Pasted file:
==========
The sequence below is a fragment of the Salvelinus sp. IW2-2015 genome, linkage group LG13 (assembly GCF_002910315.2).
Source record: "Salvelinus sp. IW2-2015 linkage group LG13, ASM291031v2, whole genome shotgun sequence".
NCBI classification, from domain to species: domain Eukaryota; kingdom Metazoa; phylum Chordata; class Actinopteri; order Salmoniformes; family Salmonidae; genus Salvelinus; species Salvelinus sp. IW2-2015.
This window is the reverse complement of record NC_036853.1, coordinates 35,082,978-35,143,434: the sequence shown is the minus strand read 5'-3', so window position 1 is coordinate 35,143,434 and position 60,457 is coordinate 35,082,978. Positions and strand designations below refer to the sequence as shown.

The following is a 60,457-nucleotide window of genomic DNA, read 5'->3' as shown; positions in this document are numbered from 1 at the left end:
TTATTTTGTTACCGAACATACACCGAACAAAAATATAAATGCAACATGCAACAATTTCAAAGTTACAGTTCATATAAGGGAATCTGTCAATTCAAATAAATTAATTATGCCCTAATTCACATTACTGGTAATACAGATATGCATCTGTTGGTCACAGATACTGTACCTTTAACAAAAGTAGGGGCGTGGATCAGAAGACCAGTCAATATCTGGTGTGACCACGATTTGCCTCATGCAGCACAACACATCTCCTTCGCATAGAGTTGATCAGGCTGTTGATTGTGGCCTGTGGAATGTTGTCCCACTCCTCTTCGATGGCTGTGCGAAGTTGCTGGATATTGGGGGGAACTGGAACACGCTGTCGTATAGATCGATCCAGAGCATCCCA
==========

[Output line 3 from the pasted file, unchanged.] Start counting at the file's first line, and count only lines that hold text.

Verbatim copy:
NCBI classification, from domain to species: domain Eukaryota; kingdom Metazoa; phylum Chordata; class Actinopteri; order Salmoniformes; family Salmonidae; genus Salvelinus; species Salvelinus sp. IW2-2015.